Rice is in jeopardy as the earth heats up, threatening billions of people’s food and livelihood. Sometimes there isn’t enough rain when seedlings need water, and other times there is too much rain when plants need to keep their heads above water. The salt in the sea destroys the produce. Yields decrease as the nights warm.
These risks are prompting nations worldwide to develop new methods of growing one of its most essential crops. Rice farmers are changing their planting schedules. Plant breeders are developing resistant seeds.
And, where water is scarce, as it is in so many parts of the world, farmers are intentionally letting their fields dry out, a method that also reduces methane, a potent greenhouse gas that rises from paddy fields.
The climate crisis is particularly distressing for small farmers with little land, which is the case for hundreds of millions of Asian farmers. “They have to adapt,” said Pham Tan Dao, irrigation chief for Soc Trang, a coastal province in Vietnam, one of the world’s largest rice producers. “Otherwise, they can’t live.”
A study in China discovered that excessive rainfall had lowered rice yields during the past 20 years. India limited rice exports due to concern for its own people’s food security. Heat and flooding destroyed harvests in Pakistan, while severe drought in California caused many farmers to fallow their fields. Rice production is projected to decline this year globally, partly because of the extreme weather.
The challenges we face now are not the same as they were 50 years ago. The globe needs to produce significantly more rice to avoid famine. Chemical fertilizers were used to cultivate high-yielding hybrid seeds. Farmers in the Mekong Delta went on to produce up to three harvests each year, feeding millions at home and abroad.
Today, that identical system of intensive production has caused new difficulties worldwide. It has depleted aquifers, increased fertilizer consumption, decreased the variety of rice breeds planted, and polluted the air with smoke from burning rice stubble. On top of that, climate change has disrupted the pattern of sunshine and rain on which rice depends.
Perhaps most concerning, because rice is consumed daily by some of the most impoverished individuals worldwide, rising carbon dioxide levels in the atmosphere deplete nutrients in each grain.
Rice is facing yet another climatic challenge. It accounts for an estimated 8% of global methane emissions. That is a small percentage of the emissions from coal, oil, and gas, which account for 35% of total methane emissions. But, fossil fuels are replaceable by other energy sources. Rice, on the other hand, not so much. Rice is the staple grain for three billion people. These dishes are a source of tradition and sustenance – biryani and pho, jollof, and jambalaya.
“We are in a fundamentally different moment,” said Lewis H. Ziska, a professor of environmental health sciences at Columbia University. “It’s a question of producing more with less. How do you do that in a way that’s sustainable? How do you do that in a changing climate?”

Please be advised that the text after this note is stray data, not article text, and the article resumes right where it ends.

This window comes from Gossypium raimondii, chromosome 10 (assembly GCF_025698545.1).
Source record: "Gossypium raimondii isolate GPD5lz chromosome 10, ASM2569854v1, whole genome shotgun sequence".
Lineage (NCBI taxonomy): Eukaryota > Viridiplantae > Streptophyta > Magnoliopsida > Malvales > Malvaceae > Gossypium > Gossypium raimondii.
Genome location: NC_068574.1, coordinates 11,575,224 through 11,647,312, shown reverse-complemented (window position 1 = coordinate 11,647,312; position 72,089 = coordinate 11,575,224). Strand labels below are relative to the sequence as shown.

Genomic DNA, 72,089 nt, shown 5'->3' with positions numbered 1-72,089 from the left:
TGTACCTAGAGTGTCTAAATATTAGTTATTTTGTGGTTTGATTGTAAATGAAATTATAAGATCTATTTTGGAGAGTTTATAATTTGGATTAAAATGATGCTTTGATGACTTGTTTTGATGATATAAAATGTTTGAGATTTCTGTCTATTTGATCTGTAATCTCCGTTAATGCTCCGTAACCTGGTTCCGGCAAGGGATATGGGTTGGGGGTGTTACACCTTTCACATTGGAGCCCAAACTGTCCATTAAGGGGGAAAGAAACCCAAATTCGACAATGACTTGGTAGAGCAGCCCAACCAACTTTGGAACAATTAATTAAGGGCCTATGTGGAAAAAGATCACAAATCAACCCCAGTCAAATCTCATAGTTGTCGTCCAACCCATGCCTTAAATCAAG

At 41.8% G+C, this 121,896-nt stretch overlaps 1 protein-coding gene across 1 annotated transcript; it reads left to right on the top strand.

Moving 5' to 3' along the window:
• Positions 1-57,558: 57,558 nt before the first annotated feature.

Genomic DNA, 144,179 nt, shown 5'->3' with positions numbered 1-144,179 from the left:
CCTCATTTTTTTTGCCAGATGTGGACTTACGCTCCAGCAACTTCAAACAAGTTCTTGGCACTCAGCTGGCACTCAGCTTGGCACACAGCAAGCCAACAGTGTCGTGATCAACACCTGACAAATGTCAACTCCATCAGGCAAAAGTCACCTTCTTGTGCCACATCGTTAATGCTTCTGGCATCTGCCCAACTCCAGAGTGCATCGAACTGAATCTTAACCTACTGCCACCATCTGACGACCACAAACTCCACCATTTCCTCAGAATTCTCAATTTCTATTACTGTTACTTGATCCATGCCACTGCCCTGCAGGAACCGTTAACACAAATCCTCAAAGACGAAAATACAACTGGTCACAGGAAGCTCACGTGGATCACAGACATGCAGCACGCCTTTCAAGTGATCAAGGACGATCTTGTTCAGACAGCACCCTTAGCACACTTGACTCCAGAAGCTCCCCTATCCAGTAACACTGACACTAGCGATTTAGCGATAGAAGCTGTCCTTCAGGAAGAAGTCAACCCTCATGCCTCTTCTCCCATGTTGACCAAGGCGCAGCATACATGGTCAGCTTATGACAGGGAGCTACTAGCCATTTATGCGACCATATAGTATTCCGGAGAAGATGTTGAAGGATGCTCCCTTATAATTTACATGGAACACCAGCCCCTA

Struggling with starvation following the war, Vietnam resolved to grow more rice in 1975. It was a huge success, eventually becoming the world’s third-largest rice exporter after India and Thailand. The Mekong Delta’s green patchwork became its prized rice region.
At the same time, though, the Mekong River was reshaped by human hands in the same period. Beginning in southern China, the river flows through Myanmar, Laos, Thailand, and Cambodia, blocked by numerous dams. Today, by the time it reaches Vietnam, there is little fresh water available to clean off the seawater that has seeped inland.
Climate change brings other risks. The monsoon season no longer begins in May, as it once did. In dry years, farmers now sow rice 10 to 30 days earlier than usual, according to studies. Many people in coastal areas alternate between rice and shrimp, which prefer a little seawater. Shrimp have high earnings, but they also have huge risks. The disease spreads quickly. The land gets desolate.
Farmers may need to adjust their calendars for rice and other staple grains elsewhere, based on a recent paper. Scientists are attempting to help them.
The cabinet of wonders in Argelia Lorence’s laboratory is filled with seeds of rice — 310 different kinds of rice.
Many are centuries old and are rarely grown nowadays. But they hold genetic superpowers that Lorence, a plant scientist at Arkansas State University, is looking for, particularly those that allow rice plants to survive hot nights, one of the most acute hazards of climate change.
So far, she has discovered two such genes. These can be used to breed new hybrid varieties.
The new frontier of rice research involves Crispr, a gene-editing technology that US scientists use to create a seed that produces virtually no methane.
In Bangladesh, researchers have developed new types to address the climate pressures that farmers are already facing. Some can grow after a few days of being submerged in floodwaters.
No matter what happens with the climate, Bangladesh will need to produce more rice, according to Khandakar M Iftekharuddaula, chief scientific officer at the Bangladesh Rice Research Institute. Every meal includes rice. “Rice security is synonymous with food security,” he stated.